Survey Shows Where Candidates for Governor Stand on Renewable Energy and Factory Farms
Most Democratic gubernatorial candidates say that they support accelerating Maryland’s transition away from fossil fuels, and some say that they are open to using more controversial renewable sources of energy such as nuclear energy and biogas derived from animal waste in farms to achieve those goals.
Former Prince George’s County Executive Rushern L. Baker III (D), state Comptroller Peter V.R. Franchot (D), former Attorney General Doug Gansler (D), former Obama administration staffer Ashwani Jain (D), former Obama Education Secretary John B. King (D), former Obama Labor Secretary Tom Perez (D), founder of the socialist Bread and Roses Party Jerome Segal (D) each reported in a survey conducted by environmental groups that they support ending all new development of fossil fuel infrastructure in Maryland, including gas hookups to new buildings.
Perennial candidate Robin Ficker, the only Republican candidate for governor who responded to the survey, said that he would only support discontinuing new fossil fuel infrastructure development “if alternatives are available.”
Food & Water Action and Friends of the Earth Action asked candidates running for governor to answer questions about climate change and the food system in a survey disseminated in March. A summary of candidates’ responses was released this week.
Three Democratic gubernatorial candidates — author former non-profit executive Wes Moore, non-profit executive Jon Baron and Ralph Jaffe — and three Republican candidates — Del. Dan Cox, former Secretary of Commerce Kelly Schulz and Joe Werner — did not respond to the survey, according to the environmental groups.
“Leadership in 2022 must mean taking on the consolidated corporate power of the fossil fuel and factory farming industries and moving our state to real clean energy,” Lily Hawkins, the Maryland organizer for Food & Water Action, said in a statement. “Maryland’s next governor must ban new fossil fuel infrastructure and new factory farms.”
What counts as renewable energy
Most of the survey respondents said they support subsidizing only a specific set of widely agreed upon renewable energy sources: solar, wind and geothermal energy. But other candidates showed support for biogas — gas derived from organic sources such as food waste, animal manure and lawn clippings — and nuclear energy as well.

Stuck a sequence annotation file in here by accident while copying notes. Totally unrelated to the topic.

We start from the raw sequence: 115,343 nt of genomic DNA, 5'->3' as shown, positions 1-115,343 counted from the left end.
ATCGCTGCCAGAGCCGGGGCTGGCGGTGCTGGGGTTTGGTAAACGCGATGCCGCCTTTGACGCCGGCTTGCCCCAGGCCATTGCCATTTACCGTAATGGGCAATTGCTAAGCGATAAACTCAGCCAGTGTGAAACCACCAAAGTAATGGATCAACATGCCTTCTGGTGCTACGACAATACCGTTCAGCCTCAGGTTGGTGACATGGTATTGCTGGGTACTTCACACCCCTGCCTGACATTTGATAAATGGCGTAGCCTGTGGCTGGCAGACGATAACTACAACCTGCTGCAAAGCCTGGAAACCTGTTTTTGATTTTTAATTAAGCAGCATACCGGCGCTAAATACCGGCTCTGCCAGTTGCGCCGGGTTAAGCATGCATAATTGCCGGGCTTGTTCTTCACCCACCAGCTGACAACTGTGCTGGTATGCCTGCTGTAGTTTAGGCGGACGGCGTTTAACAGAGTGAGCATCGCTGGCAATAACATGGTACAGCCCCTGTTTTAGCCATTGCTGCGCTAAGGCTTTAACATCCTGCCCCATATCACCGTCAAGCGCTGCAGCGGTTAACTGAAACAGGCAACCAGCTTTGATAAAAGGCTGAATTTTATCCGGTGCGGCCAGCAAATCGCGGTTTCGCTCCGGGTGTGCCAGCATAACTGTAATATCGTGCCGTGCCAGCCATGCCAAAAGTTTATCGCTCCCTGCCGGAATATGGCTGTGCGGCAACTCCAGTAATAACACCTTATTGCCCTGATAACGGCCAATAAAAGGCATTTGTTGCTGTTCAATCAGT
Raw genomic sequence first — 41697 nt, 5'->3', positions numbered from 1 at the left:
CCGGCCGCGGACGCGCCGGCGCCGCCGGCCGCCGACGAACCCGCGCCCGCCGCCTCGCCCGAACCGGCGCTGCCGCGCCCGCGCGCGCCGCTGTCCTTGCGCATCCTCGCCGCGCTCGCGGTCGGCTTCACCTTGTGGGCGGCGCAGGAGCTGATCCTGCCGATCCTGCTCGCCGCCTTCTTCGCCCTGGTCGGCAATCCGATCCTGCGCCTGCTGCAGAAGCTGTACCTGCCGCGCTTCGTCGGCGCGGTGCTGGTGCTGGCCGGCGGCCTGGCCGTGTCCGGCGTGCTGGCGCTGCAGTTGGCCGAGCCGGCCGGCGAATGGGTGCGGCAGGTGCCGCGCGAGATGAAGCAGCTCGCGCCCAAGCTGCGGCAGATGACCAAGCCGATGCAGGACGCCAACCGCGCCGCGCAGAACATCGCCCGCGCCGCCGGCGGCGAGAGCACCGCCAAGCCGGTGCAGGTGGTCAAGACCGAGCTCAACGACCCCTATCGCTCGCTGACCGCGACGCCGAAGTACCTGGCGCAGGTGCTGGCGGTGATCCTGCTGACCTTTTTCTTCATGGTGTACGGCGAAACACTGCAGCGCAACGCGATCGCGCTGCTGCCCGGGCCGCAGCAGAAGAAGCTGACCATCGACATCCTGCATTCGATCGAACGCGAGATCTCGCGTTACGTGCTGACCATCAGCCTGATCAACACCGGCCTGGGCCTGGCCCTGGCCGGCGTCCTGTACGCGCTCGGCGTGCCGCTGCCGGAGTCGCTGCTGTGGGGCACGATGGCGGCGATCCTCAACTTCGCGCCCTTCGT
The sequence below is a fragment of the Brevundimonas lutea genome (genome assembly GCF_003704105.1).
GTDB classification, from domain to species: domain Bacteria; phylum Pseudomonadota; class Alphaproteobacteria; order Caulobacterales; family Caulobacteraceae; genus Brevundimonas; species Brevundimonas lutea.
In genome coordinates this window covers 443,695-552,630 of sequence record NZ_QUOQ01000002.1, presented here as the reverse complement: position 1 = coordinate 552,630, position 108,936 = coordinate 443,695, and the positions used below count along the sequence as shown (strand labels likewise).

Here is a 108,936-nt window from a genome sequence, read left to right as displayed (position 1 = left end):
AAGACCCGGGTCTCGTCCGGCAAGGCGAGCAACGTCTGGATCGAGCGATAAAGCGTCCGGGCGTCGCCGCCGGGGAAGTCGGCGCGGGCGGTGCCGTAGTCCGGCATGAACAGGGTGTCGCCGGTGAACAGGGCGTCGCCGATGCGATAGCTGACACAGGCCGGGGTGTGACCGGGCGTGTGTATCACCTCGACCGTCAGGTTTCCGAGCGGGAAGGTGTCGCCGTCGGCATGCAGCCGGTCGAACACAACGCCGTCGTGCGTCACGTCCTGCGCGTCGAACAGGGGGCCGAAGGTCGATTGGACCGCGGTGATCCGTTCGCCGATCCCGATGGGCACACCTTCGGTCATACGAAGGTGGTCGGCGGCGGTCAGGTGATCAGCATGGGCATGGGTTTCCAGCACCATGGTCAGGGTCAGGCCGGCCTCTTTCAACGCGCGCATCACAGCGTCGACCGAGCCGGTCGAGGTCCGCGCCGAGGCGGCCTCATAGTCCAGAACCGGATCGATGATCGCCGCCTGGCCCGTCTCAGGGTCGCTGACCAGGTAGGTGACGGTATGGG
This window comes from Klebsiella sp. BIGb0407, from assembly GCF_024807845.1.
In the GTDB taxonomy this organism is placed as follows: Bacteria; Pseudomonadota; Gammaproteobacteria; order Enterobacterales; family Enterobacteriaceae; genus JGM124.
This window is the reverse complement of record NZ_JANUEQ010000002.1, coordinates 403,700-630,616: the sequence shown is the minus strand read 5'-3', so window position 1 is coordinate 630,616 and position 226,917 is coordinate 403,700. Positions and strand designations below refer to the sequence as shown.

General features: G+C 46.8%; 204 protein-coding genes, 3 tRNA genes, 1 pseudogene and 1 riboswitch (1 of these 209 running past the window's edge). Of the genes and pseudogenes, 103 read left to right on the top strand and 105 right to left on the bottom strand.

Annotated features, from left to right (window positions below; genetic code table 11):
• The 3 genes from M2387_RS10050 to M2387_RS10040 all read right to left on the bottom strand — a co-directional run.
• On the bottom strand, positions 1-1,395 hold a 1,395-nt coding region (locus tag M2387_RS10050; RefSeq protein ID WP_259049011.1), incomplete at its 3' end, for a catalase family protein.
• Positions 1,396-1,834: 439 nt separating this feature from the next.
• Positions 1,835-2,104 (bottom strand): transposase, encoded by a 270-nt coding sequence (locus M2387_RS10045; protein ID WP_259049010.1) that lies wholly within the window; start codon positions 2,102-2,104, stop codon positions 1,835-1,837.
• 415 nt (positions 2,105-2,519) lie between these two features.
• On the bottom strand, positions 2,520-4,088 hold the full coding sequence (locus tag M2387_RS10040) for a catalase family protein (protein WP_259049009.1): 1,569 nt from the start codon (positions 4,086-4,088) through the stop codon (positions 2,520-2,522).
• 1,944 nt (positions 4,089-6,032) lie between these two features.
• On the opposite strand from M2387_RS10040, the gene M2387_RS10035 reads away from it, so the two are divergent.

Franchot said he thinks the state should explore biogas as part of the list of renewable energy sources that get subsidized by the state. “I believe that biomass can thrive in this part of Maryland as it will encourage sustainable farming practices within the agrarian and poultry sectors without imposing a significant cost burden,” he wrote in response to one of the survey questions.
Gansler said he supports nuclear power as a potential renewable energy source, which he said could provide a constant source of electricity that can complement solar and wind energy sources that are more dependent on the weather. Ficker also said he would include nuclear energy as a renewable source.
Industrial animal agriculture
All candidates said that they would enforce the Clean Water Act if it was violated by poultry farms, as well as invest in systems to monitor the pollution created by poultry farms.
All candidates except for Jain and Ficker reported that they support enacting a moratorium on new concentrated animal feeding operations and ending subsidies for anaerobic digestion facilities, which are large machines that use microbes to break down organic material into biogas (mostly methane and carbon dioxide), according to the survey results.
However, Jain said that he would increase poultry farm inspections and limit the use of poultry manure, which is nutrient heavy and damaging to waterways.
Supporting food and farm workers
All Democratic candidates who responded to the survey said they support ending minimum wage and paid sick leave exemptions for agricultural workers, and that they favor publicly disclosing COVID-19 cases and deaths by industry.
Ficker recorded his support for disclosing COVID-19 cases and deaths as well as creating enforceable workplace safety standards for farmers during this and future pandemics, but did not support better pay for agricultural workers.
Restricting campaign contributions
Perez and Jain said they have committed to rejecting political campaign contributions from the fossil fuel industry and large agricultural corporations. Baker and Segal reported they are getting funds through the public financing system, which automatically excludes donations from private industry.
When asked the question, King said that he has made it clear throughout his campaign that he is running on an aggressive climate action plan but did not directly answer yes or no. Ficker answered by saying he is taking “small contributions from individuals.”
Franchot said that although he has shown commitment to addressing climate change, his campaign has not rejected contributions from any particular interest group “because we believe that ALL interest[s] should be represented, even if/when there is disagreement,” he wrote. “Everyone deserves a seat at the table.”
The state’s primary election will take place on July 19, and mail-in ballots are set to go out soon.
The deadline for primary voters to request a mail-in ballot is July 12, and early voting will run from July 7 to July 14, including on Saturday and Sunday.